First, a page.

What could the bad experience be? It either will fix the problem or it won't. The only other issue that could happen is doing more than an arc or flash when doing the in car method.One of the methods I read said to leave the cables hooked up to the mag ring for a number of seconds to clear shorts. I wouldn't do that as it will possibly clear the short to an open circuit.
I want to add that I was skeptical about the in car charge method until I did it the 1st time. It does work.
OK, recharging in the car will get the magneto working well enough for the car to run better on MAG than on BAT. But what about starting? I've always had to use a battery to start my 1915 runabout. Would an in-car recharge give the mag enough oomph to fire it off? Anybody have experience with that?
Steve - I'd like to hear some response on that too. If you don't get any response in a reasonable time, please start a new thread on this one as I'm sure that more than just you and I are interested,.....thanks,.....harold
If the engine will run on the mag, then it should start on the mag if it is turned over fast enough. Others have reported using the in car recharge and being able to hand start on mag after the recharge.
"Since individual charging of magnets requires removal of the engine from the car, a separation of of the engine from the oil pan and complete dismantlement of the transmission, requiring many hours of of work, not to mention new screws, spools, magnet face plates, gaskets, a homemade charging unit and possibly an expensive magneto gapping tool, charging of weak magnets in the car, between overhauls, is the most convenient way for most of us, to charge the magnets and, if done correctly, is just as effective in magnet strength, longevity and performance.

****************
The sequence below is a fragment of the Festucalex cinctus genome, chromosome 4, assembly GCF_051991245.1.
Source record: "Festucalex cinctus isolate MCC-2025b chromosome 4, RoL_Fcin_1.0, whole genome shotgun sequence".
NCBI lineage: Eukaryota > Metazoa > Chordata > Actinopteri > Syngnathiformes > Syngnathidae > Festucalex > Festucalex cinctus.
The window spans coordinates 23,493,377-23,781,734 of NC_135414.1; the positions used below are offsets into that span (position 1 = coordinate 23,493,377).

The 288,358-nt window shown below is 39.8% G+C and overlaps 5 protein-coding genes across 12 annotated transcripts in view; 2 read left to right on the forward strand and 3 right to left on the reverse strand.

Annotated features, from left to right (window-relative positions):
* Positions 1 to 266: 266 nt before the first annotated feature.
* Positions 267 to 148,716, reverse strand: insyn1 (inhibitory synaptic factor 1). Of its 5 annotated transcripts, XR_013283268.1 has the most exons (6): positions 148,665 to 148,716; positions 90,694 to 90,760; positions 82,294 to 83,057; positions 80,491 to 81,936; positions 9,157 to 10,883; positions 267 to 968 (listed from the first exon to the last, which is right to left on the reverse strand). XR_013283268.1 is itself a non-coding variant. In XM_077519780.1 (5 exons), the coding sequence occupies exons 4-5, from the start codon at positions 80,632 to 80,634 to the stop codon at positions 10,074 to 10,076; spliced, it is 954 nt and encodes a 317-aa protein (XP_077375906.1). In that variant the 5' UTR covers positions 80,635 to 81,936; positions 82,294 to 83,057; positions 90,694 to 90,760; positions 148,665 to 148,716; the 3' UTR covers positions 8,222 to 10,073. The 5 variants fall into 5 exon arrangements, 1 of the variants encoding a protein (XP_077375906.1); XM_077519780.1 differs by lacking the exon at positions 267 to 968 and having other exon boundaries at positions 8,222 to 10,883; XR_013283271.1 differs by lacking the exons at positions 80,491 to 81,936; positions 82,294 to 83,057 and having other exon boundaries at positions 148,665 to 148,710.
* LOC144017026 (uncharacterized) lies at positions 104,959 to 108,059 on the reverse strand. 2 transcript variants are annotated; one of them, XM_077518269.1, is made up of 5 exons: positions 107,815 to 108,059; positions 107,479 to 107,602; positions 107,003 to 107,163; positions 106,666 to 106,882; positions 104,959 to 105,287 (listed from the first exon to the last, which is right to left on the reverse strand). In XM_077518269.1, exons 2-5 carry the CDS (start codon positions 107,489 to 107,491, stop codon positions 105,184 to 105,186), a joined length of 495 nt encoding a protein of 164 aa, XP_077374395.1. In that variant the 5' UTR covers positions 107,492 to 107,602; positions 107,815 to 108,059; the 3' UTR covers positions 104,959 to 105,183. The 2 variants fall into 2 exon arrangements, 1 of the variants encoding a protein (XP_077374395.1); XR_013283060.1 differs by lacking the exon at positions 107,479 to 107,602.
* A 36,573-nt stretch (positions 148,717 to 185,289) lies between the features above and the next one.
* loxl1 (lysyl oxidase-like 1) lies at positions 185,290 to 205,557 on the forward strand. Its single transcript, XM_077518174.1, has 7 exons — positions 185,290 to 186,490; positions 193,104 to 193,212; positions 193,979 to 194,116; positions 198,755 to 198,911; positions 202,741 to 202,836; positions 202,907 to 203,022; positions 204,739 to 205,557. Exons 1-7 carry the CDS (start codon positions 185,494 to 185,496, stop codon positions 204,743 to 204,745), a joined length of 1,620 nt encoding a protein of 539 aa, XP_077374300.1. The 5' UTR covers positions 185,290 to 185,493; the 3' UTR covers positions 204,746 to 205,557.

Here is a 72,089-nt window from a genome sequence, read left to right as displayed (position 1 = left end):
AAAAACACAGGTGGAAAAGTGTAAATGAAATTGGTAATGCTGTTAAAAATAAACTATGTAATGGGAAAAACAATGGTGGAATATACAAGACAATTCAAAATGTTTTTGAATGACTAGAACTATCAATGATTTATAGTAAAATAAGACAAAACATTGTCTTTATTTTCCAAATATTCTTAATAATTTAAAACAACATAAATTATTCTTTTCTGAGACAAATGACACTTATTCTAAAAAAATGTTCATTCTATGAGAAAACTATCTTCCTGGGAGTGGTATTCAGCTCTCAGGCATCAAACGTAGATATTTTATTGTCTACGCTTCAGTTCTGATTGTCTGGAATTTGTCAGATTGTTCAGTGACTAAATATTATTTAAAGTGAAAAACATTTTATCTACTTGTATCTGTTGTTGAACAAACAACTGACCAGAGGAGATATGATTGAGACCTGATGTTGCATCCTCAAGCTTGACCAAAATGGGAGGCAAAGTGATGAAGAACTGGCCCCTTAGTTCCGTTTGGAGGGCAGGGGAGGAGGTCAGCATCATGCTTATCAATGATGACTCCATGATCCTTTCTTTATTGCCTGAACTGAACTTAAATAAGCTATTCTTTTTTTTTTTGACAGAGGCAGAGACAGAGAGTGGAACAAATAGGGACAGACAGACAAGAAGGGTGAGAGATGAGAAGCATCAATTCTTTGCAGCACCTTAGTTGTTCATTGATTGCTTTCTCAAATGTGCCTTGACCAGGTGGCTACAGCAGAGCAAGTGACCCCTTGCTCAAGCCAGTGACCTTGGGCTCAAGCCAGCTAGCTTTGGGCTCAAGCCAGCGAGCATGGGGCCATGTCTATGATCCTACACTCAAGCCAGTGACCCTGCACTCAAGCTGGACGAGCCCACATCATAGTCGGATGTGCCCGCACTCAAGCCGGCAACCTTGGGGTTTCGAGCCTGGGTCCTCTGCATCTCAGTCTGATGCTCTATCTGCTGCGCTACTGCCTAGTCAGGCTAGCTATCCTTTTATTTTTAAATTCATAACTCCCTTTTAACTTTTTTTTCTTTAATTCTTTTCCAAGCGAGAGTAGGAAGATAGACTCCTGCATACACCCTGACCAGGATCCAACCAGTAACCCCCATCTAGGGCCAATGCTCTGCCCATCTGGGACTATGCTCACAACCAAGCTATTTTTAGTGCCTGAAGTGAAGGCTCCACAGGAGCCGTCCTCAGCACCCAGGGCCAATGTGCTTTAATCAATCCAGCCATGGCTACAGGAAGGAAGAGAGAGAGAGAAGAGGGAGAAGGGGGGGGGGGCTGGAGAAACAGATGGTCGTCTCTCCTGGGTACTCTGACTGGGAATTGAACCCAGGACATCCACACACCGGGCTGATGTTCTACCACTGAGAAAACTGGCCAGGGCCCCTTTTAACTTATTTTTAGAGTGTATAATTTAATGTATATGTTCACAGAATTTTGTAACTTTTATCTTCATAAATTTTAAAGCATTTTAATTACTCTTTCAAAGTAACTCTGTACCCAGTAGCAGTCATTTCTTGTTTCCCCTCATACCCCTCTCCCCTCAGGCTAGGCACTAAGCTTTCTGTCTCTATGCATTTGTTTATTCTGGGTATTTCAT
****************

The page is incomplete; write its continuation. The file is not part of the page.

The above thread documented my experience in charging my magnets in the car in September of 2010 and almost 2 years later, my car starts easily on MAG and runs strong, providing more than enough current to the various systems. To be honest, now that I have done it this way and had such great results in a fraction of the time, expense and effort, I would not consider any other method. Jim Patrick"
I found on my car that I have to hand crank at least 115 RPM to start on the mag.
Kenny asked, "What could the bad experience be?"
That is the question. My guess would be: Damaging the field coil. Sparks igniting something. Bodily injury. ???
From what is written here, it appears that there is virtually no down side to an in-car magnet recharge.
The way these forums go, I would guess that if there were any bad experiences, then those bad experiences would surely be blown out of proportion here. The very fact that no one has ever heard of a bad thing, would lead me to believe that the worst thing that can happen is that it may not work.
I would think that if too munch power was applied too long that things would start to smoke and melt. I have never heard of that happening.
I have charged magnets with the flywheel out of the car by placing a single pole magnet on the end of each magnet pole and placing a single pole magnet over the magnet pole piece. Then in each test, I measured the magnet strength with a magnetometer. Charging each magnet individually, even one pole end at a time provided much higher readings than charging the magnets actually two at a time by placing the charging magnet on the pole piece.
The measuring device I used.